When a TV reporter Lori, breaks into the lab of Dr. Jarret to expose his cruelty to animals, one of his projects, a genetically mutated dog, escapes. Grateful when he attacks a mugger on the way home, Lori decides to keep the beast, hiding him from the cops at her house. Soon the dog's powers come to the fore and the result is horror.
TV reporter Ally Sheedy breaks into a top secret vivisection lab to investigate the scientific torturing of cuddly animals. In the kerfuffle, she liberates Max, a super-intelligent guard dog who has been gene-spliced by mad scientist Lance Henriksen. Grateful when the pooch sees off a mugger (by ripping out his throat), Sheedy takes Max home to her understandably dog-hating boyfriend.
While Henriksen shouts at the cops that the dog has to be found before he suffers "a psychotic episode", Sheedy does her best to make the mutt inconspicuous in suburbia. Things go awry as Max starts swallowing cats whole, date-raping next door's collie and sabotaging cars, and Sheedy makes the mistake of trying to give him away. Emerging from an encounter with an oxyacetylene torch as a scarred freako, Max is compelled by his feelings of rejection to go after its former masters and shred them to Pedigree Chum.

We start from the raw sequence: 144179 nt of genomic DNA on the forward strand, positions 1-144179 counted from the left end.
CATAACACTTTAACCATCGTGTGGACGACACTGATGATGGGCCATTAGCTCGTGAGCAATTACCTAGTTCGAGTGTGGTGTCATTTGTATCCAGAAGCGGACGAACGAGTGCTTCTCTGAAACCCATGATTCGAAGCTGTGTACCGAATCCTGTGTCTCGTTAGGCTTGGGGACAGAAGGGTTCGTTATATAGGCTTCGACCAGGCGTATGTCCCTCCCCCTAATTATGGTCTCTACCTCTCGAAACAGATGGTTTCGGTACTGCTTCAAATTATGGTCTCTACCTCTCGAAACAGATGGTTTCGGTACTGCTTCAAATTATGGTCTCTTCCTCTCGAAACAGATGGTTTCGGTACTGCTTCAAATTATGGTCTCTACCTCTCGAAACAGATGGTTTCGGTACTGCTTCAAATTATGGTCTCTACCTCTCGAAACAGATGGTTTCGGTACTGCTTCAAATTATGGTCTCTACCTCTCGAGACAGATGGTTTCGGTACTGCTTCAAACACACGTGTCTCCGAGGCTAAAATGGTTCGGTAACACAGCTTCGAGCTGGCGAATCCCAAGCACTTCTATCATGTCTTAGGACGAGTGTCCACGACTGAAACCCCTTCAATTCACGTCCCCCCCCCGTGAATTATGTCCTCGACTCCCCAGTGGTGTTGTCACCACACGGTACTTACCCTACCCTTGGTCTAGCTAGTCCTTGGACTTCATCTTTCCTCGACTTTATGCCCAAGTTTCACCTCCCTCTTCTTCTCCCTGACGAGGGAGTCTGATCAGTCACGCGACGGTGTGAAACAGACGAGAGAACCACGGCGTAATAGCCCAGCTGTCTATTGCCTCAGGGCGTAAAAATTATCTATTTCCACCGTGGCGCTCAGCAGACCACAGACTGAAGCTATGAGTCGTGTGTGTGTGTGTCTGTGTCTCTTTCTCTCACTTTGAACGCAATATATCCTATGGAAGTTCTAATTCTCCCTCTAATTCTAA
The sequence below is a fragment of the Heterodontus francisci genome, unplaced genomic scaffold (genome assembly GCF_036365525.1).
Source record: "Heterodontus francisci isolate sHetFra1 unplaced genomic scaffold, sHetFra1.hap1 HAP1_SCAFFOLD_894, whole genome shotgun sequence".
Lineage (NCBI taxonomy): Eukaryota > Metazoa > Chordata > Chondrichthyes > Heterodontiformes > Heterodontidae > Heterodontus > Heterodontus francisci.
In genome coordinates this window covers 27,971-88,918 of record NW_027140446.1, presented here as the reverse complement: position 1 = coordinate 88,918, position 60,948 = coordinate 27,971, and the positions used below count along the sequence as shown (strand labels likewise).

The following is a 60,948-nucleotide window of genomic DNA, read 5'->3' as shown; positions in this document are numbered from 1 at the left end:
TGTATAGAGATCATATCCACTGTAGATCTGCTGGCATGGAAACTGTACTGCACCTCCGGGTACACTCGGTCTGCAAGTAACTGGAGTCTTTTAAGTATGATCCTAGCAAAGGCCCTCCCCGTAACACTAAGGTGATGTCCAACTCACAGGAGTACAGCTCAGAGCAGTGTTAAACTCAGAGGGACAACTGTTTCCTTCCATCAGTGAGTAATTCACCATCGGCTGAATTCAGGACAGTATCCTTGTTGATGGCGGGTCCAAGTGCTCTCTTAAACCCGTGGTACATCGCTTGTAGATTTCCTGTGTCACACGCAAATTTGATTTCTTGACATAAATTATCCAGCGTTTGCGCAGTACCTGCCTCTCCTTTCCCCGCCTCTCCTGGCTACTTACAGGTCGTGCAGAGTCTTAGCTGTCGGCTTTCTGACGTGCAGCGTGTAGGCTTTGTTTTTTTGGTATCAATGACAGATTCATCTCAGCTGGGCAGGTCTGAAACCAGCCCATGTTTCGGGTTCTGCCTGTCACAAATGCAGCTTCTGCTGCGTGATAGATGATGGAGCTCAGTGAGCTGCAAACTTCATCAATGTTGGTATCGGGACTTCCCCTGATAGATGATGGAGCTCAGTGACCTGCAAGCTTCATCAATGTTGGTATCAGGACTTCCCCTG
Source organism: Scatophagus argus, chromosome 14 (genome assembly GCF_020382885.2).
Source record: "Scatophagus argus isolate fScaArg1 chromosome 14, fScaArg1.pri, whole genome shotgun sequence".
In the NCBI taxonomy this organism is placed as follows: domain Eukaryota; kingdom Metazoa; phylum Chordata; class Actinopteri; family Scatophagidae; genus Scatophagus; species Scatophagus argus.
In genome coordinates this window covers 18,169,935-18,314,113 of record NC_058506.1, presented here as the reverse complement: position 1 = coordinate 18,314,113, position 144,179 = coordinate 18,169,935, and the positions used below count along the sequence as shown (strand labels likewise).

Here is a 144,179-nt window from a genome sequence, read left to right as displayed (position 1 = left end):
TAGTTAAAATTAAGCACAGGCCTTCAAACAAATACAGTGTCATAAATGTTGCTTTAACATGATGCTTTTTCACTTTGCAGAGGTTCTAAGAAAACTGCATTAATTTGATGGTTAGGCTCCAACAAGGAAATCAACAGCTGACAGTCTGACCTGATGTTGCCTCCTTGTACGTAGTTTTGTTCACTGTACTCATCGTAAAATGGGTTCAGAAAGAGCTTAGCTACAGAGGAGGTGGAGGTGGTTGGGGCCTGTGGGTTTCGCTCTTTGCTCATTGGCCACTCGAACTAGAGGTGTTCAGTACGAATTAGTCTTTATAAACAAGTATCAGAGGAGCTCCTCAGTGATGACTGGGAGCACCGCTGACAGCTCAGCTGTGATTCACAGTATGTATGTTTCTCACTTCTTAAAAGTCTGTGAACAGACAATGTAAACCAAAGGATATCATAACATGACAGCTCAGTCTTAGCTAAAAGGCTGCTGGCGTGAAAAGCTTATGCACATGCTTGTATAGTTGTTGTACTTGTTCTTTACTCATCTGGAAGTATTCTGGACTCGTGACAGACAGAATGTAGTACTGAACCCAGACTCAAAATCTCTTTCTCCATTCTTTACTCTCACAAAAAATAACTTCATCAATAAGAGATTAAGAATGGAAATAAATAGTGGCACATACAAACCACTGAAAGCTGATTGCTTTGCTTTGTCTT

Director Lafia, one of the "masterminds" behind the now-legendary Child's Play series, obviously hopes to wring a franchise out of this dopey, doggy horror picture. Thanks to some truly ludicrous plotting, Max is given all sorts of useful super-powers while the mechanical script pits him against all of a dog's traditional enemies: cats, postmen, dog-catchers, a junkyard owner.
The problem is that the film keeps veering between Beethoven-style sentiment and dumb-ass comedy ("What about my dog?" Henriksen asks the cops, "Have you got any leads?"), then throws in jaw-droppmgly insane science-fiction (because he has chameleon DNA, Max can become invisible!), moronic plot developments and frankly unpleasant gore. All this plus a canine sex scene scored to Puppy Love.
Unsure of what it is exactly, this film suffers from a terrible plot and a clunky script.